"Sectarianism, bigotry, and its horrible descendant, fanaticism, have long possessed this beautiful Earth. They have filled the earth with violence, drenched it often with human blood, destroyed civilization, and sent whole nations to despair. Had it not been for these horrible demons, human society would be far more advanced than it is now."

Recognizing the need to create interreligious dialogue programs, various national and international meetings followed these initial efforts. Since its reconstitution, the Council has met every five years and has expanded by including more religious communities and countries from around the world.

The 1993 Parliament opened with a keynote address on the ecological crisis and the need to promote environment justice. In light of this call, Hans Kung introduced, Towards a Global Ethic, a document offering a comprehensive approach to justice and later ratified by both faith communities and theological centers. In 1999, the Parliament met in Cape Town, South Africa, focusing on ways religions could address the AIDS epidemic. In 2004, the Parliament met in Barcelona, and representatives addressed issues about religiously motivated violence, diminishing natural resources e.g., safe water, the fate of migrants/refugees worldwide, and the elimination of external debt in developing countries.

The theme of the 2009 Parliament was Making a World of Difference: Hearing Each Other, Healing the Earth emphasizing the need for religions, civic groups, scientific, economic, and political thinkers to form partnerships capable of addressing critical needs raised in this forum since 1893. The hosts for this fifth gathering were the Aboriginal leaders of the Wurundjeri tribe, original owners of the land on which Melbourne resides.

The 2009 Council focused on ways to transform thought and action so that faith communities can "make a difference in the world and make a world out of differences." The Council's activities were divided into seven major sub-themes, program clusters, and a daily routine investigating ways to address the needs of global communities. (See

The DSPT delegates prepared a question for the group regarding the virtues and skills needed for multi-faith ministry. They stated that multi-faith leadership requires the theological virtue of caritas, love of God and love of one another in God. Love of God calls us to greater solidarity with all people. We need to see another person or religion as a neighbor and partner. Connected to caritas and solidarity are virtues of sincerity, humility (which includes the ability to critique oneself), and reciprocity, which requires openness, forgiveness, and reconciliation within and among faith communities.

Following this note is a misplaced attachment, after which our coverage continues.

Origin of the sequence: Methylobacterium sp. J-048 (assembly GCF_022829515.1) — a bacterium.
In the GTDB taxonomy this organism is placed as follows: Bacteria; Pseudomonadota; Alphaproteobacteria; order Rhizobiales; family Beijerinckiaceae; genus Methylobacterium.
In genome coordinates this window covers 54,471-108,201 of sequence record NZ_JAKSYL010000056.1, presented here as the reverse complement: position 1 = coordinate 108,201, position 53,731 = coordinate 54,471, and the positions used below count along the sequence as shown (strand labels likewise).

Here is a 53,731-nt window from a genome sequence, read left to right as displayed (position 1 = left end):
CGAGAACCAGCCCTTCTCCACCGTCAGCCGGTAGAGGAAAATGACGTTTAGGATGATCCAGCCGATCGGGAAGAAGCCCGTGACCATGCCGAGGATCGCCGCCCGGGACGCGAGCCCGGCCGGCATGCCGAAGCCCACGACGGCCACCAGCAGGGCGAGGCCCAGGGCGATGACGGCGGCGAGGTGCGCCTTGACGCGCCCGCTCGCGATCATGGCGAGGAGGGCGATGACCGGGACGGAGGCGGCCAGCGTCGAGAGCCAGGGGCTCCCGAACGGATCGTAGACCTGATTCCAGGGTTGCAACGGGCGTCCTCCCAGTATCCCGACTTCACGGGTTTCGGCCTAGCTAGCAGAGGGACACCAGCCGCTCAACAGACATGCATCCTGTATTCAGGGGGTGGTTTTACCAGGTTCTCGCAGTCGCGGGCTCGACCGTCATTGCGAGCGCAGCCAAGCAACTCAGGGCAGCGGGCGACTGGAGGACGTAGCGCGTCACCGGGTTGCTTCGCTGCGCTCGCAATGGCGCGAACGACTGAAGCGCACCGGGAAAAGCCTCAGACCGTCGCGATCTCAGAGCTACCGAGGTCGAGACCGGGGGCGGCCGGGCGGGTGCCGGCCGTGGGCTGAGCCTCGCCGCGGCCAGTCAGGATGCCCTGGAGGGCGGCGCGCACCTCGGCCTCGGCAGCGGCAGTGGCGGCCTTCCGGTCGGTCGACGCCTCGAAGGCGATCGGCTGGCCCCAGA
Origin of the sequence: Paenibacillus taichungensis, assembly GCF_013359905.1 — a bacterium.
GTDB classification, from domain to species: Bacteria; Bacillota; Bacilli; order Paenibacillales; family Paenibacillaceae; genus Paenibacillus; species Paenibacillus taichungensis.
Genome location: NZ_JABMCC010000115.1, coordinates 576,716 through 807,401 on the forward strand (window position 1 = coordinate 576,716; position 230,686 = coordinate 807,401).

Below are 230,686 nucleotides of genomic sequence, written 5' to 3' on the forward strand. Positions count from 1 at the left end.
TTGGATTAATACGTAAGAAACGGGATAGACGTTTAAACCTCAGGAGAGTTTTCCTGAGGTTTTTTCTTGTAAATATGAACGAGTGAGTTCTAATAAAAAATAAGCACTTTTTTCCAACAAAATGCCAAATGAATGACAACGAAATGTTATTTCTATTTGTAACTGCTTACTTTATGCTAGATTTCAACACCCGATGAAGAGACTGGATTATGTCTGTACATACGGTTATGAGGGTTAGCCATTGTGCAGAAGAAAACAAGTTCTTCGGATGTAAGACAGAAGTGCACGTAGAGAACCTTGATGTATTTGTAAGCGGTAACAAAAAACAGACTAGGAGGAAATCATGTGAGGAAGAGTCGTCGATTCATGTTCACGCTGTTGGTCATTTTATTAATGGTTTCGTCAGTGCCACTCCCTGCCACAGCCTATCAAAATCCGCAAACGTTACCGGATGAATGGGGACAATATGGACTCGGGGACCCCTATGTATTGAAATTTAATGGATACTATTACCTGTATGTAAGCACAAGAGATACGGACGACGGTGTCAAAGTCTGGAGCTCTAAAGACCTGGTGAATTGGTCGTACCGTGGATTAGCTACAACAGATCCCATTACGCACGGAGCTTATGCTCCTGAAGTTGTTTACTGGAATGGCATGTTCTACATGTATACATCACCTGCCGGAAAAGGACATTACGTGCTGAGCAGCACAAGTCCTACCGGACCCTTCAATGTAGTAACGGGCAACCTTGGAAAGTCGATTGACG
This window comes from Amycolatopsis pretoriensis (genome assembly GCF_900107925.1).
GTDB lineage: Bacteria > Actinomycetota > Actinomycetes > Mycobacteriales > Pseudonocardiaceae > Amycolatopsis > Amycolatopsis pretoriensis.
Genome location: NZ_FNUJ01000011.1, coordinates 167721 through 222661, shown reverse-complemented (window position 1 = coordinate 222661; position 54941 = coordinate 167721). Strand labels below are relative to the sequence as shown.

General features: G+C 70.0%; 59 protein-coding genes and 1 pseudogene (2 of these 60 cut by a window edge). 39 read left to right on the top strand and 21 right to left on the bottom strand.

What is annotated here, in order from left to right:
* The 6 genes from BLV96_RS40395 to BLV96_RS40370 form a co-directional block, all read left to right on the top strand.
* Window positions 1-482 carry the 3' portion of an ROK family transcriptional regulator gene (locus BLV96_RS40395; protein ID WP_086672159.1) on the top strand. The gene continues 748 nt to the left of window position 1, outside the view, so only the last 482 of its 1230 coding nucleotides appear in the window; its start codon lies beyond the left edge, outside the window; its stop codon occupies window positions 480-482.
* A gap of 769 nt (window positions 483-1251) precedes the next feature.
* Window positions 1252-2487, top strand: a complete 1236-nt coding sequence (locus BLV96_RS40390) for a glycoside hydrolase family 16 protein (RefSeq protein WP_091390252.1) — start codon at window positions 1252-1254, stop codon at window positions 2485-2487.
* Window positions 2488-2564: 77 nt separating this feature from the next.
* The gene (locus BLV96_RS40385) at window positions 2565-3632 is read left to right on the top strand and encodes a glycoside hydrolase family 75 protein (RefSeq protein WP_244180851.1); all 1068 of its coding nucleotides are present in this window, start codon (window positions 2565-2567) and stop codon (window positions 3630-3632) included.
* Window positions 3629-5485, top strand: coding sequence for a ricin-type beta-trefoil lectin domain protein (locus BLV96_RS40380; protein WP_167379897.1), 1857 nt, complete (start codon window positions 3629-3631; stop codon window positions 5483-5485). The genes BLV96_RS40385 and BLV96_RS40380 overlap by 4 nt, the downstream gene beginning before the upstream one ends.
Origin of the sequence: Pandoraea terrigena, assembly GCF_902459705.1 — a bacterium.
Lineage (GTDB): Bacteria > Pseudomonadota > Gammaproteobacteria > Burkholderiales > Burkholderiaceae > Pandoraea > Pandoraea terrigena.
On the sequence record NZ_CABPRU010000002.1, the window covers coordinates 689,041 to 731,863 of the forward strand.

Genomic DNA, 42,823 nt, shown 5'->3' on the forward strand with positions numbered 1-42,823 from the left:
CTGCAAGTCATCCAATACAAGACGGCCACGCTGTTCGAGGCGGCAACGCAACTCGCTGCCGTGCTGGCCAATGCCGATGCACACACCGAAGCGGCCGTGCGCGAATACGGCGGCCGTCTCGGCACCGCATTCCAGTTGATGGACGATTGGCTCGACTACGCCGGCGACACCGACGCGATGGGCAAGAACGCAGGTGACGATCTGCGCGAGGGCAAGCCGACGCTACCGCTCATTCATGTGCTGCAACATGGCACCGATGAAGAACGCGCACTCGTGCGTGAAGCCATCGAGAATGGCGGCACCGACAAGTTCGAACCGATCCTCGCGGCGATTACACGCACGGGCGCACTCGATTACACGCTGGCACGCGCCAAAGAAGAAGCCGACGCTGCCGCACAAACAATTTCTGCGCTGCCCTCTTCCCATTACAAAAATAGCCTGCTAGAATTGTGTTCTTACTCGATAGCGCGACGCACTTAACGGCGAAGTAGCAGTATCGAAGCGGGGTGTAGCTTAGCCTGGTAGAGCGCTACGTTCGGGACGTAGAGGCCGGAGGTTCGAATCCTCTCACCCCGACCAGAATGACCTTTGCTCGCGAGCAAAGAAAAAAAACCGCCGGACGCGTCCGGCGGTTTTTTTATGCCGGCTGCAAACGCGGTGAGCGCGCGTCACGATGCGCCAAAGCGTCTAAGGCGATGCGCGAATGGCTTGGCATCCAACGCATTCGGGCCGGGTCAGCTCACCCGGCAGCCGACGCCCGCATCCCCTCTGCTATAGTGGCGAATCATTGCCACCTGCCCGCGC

In addressing the skills needed for multi-faith education, the group spoke of the need for training in compassionate listening and the development of linguistic tools to "speak" a common language. They also noted the importance of developing a pastoral vision for multi-faith ministry that, informed by the historical, cultural realities of religious traditions, will dynamically engage faith communities. The specific content of the DSPT delegate’s response sparked a lively conversation, recognizing that developing virtues and skills for multi-faith leadership is critical because it calls for the formation of the character, i.e., concentrating on ways of friendship within and among faiths.

During the final plenary of the gathering, Sr. Marianne found herself reflecting on the entire week through the lens of the indigenous people, the first custodians of Earth. Their respect for creation and their openness to discover the truths Earth teaches are models for the type of holistic networking central to the Parliament's gathering. The indigenous communities teach us ways to protect the bond we share with all creation and to acknowledge and share the gift of Earth. Pope Benedict XVI's recent encyclical, Caritas in veritate, and his 2010 Peace message highlights this important aspect stating that “The way humanity treats the environment influences the way it treats itself, and vice versa” (CV #51).

As the theme of the 2009 Council of the Parliament of World's Religions illustrates, "Hearing Each Other and Healing Earth" are not two separate projects. In light of this truth, perhaps the next generation of religious leaders, will be versed in ways to "counsel" with all creation and all world religions. In closing, the Dali Lama, Spiritual Leader of Tibet, sent the Parliament's attendees forth to "Go, Go, and Do, Do" what all had learned.

Friday, December 4, 2009

Faculty News: Sr. Barbara Green, OP

On November 21-23, Sr. Barbara attended the annual meeting of the Society of Biblical Literature in New Orleans. The SBL is the largest and probably most representative association of academic biblical scholars in the world. Sr. Barbara was invited to offer a paper in a section called Writing/Reading Jeremiah, since she has been working on that prophet for about three years and presented two papers on the book of Jeremiah at last year's SBL meeting in Boston. Her paper "Sunk in the Mud: Literary Correlation and Collaboration between King and Prophet," focused on the material where the prophet interacts with the last king of Judah, Zedekiah (350 verses, with the main portion in 38:14-28). Sister’s thesis was that the apparent opponents—the prophet Jeremiah and the king Zedekiah—deeply resemble each other and are in fact comprehensively interlocked (each is, at a given moment, described as "sunk in the mud";) their common striving makes visible a project larger than either of them: the characterization of prophecy and the survival of God’s biblical people; the failure of Jeremiah’s speech offers insight into coercive language. The paper concluded with the implication that the interlocked characterization heightens the prophet’s inability to do his apparent job well; at a moment he might have spoken effectively his word—lacking empathy—seems to boomerang; maybe that’s the point for his re-readers, then and now.